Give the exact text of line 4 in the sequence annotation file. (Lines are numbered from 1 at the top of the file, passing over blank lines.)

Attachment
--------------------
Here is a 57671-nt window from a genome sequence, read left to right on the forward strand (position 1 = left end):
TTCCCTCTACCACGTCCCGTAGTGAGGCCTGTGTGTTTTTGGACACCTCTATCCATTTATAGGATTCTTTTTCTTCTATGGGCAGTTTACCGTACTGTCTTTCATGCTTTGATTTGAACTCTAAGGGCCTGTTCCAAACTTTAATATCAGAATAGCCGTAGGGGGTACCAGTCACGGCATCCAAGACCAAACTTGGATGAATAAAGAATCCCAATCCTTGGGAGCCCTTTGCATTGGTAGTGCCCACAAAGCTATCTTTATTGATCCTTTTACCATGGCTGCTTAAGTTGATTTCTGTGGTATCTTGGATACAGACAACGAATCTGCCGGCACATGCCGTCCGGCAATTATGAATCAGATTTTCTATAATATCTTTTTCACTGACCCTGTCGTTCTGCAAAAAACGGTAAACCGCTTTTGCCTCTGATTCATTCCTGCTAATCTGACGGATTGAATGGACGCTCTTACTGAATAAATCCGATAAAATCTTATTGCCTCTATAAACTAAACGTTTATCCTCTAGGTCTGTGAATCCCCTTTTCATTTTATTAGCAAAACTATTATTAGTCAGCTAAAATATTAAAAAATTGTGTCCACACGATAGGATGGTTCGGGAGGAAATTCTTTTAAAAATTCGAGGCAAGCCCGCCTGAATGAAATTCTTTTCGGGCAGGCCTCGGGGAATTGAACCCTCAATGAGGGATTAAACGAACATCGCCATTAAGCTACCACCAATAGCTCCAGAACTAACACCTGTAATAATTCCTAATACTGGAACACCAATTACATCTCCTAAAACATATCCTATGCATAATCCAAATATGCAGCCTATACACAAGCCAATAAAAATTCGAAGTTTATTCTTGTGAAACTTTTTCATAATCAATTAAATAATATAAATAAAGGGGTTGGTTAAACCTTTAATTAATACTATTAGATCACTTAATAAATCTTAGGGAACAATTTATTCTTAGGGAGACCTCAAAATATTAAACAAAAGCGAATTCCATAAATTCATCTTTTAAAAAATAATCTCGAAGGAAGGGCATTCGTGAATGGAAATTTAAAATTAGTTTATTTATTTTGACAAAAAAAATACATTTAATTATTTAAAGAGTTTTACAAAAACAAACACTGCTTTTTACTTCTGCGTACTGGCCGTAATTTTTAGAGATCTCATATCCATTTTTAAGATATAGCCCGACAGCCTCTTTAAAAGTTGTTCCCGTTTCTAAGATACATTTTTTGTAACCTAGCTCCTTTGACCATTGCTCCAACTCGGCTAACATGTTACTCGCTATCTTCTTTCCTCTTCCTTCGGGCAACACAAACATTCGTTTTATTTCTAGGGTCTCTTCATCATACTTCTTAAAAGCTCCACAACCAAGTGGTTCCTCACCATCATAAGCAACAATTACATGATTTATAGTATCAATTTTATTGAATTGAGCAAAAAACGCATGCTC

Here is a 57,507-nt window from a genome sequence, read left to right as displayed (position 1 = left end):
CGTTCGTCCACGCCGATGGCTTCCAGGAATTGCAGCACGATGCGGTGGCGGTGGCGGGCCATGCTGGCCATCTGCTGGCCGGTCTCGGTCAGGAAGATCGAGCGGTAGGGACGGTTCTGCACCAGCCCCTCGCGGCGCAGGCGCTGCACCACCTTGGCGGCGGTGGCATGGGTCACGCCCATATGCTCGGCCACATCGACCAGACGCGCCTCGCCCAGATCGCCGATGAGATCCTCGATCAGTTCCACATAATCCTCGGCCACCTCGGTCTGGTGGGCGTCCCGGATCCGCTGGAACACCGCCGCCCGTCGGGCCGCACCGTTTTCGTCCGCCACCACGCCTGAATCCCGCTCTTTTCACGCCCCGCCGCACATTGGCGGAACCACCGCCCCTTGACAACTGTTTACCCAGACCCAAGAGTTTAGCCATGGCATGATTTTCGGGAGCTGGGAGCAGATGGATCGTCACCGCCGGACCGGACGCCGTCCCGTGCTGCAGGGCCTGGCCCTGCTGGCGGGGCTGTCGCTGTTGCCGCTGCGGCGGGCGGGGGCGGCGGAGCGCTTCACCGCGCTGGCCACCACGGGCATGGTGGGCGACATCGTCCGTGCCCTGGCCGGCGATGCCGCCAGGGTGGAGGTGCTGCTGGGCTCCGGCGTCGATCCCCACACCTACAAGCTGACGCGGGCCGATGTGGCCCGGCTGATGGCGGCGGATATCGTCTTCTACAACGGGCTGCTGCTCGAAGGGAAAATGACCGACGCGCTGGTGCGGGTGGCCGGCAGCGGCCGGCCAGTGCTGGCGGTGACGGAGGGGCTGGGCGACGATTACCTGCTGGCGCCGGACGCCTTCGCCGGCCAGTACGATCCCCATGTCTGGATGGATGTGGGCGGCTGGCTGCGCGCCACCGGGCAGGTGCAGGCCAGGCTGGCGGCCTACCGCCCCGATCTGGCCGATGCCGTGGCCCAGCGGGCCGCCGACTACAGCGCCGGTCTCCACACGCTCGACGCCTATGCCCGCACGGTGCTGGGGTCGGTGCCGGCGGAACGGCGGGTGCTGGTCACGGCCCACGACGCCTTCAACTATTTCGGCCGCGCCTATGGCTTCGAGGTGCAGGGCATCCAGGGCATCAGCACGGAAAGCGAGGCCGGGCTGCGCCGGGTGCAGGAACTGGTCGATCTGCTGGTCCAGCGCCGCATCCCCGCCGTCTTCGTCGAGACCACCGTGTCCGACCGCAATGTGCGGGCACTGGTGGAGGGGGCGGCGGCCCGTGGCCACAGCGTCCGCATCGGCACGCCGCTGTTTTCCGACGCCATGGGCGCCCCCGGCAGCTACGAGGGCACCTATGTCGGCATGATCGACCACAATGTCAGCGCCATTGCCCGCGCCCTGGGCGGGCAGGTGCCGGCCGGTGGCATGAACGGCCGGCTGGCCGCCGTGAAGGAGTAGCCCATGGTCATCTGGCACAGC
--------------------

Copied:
CGTTCGTCCACGCCGATGGCTTCCAGGAATTGCAGCACGATGCGGTGGCGGTGGCGGGCCATGCTGGCCATCTGCTGGCCGGTCTCGGTCAGGAAGATCGAGCGGTAGGGACGGTTCTGCACCAGCCCCTCGCGGCGCAGGCGCTGCACCACCTTGGCGGCGGTGGCATGGGTCACGCCCATATGCTCGGCCACATCGACCAGACGCGCCTCGCCCAGATCGCCGATGAGATCCTCGATCAGTTCCACATAATCCTCGGCCACCTCGGTCTGGTGGGCGTCCCGGATCCGCTGGAACACCGCCGCCCGTCGGGCCGCACCGTTTTCGTCCGCCACCACGCCTGAATCCCGCTCTTTTCACGCCCCGCCGCACATTGGCGGAACCACCGCCCCTTGACAACTGTTTACCCAGACCCAAGAGTTTAGCCATGGCATGATTTTCGGGAGCTGGGAGCAGATGGATCGTCACCGCCGGACCGGACGCCGTCCCGTGCTGCAGGGCCTGGCCCTGCTGGCGGGGCTGTCGCTGTTGCCGCTGCGGCGGGCGGGGGCGGCGGAGCGCTTCACCGCGCTGGCCACCACGGGCATGGTGGGCGACATCGTCCGTGCCCTGGCCGGCGATGCCGCCAGGGTGGAGGTGCTGCTGGGCTCCGGCGTCGATCCCCACACCTACAAGCTGACGCGGGCCGATGTGGCCCGGCTGATGGCGGCGGATATCGTCTTCTACAACGGGCTGCTGCTCGAAGGGAAAATGACCGACGCGCTGGTGCGGGTGGCCGGCAGCGGCCGGCCAGTGCTGGCGGTGACGGAGGGGCTGGGCGACGATTACCTGCTGGCGCCGGACGCCTTCGCCGGCCAGTACGATCCCCATGTCTGGATGGATGTGGGCGGCTGGCTGCGCGCCACCGGGCAGGTGCAGGCCAGGCTGGCGGCCTACCGCCCCGATCTGGCCGATGCCGTGGCCCAGCGGGCCGCCGACTACAGCGCCGGTCTCCACACGCTCGACGCCTATGCCCGCACGGTGCTGGGGTCGGTGCCGGCGGAACGGCGGGTGCTGGTCACGGCCCACGACGCCTTCAACTATTTCGGCCGCGCCTATGGCTTCGAGGTGCAGGGCATCCAGGGCATCAGCACGGAAAGCGAGGCCGGGCTGCGCCGGGTGCAGGAACTGGTCGATCTGCTGGTCCAGCGCCGCATCCCCGCCGTCTTCGTCGAGACCACCGTGTCCGACCGCAATGTGCGGGCACTGGTGGAGGGGGCGGCGGCCCGTGGCCACAGCGTCCGCATCGGCACGCCGCTGTTTTCCGACGCCATGGGCGCCCCCGGCAGCTACGAGGGCACCTATGTCGGCATGATCGACCACAATGTCAGCGCCATTGCCCGCGCCCTGGGCGGGCAGGTGCCGGCCGGTGGCATGAACGGCCGGCTGGCCGCCGTGAAGGAGTAGCCCATGGTCATCTGGCACAGC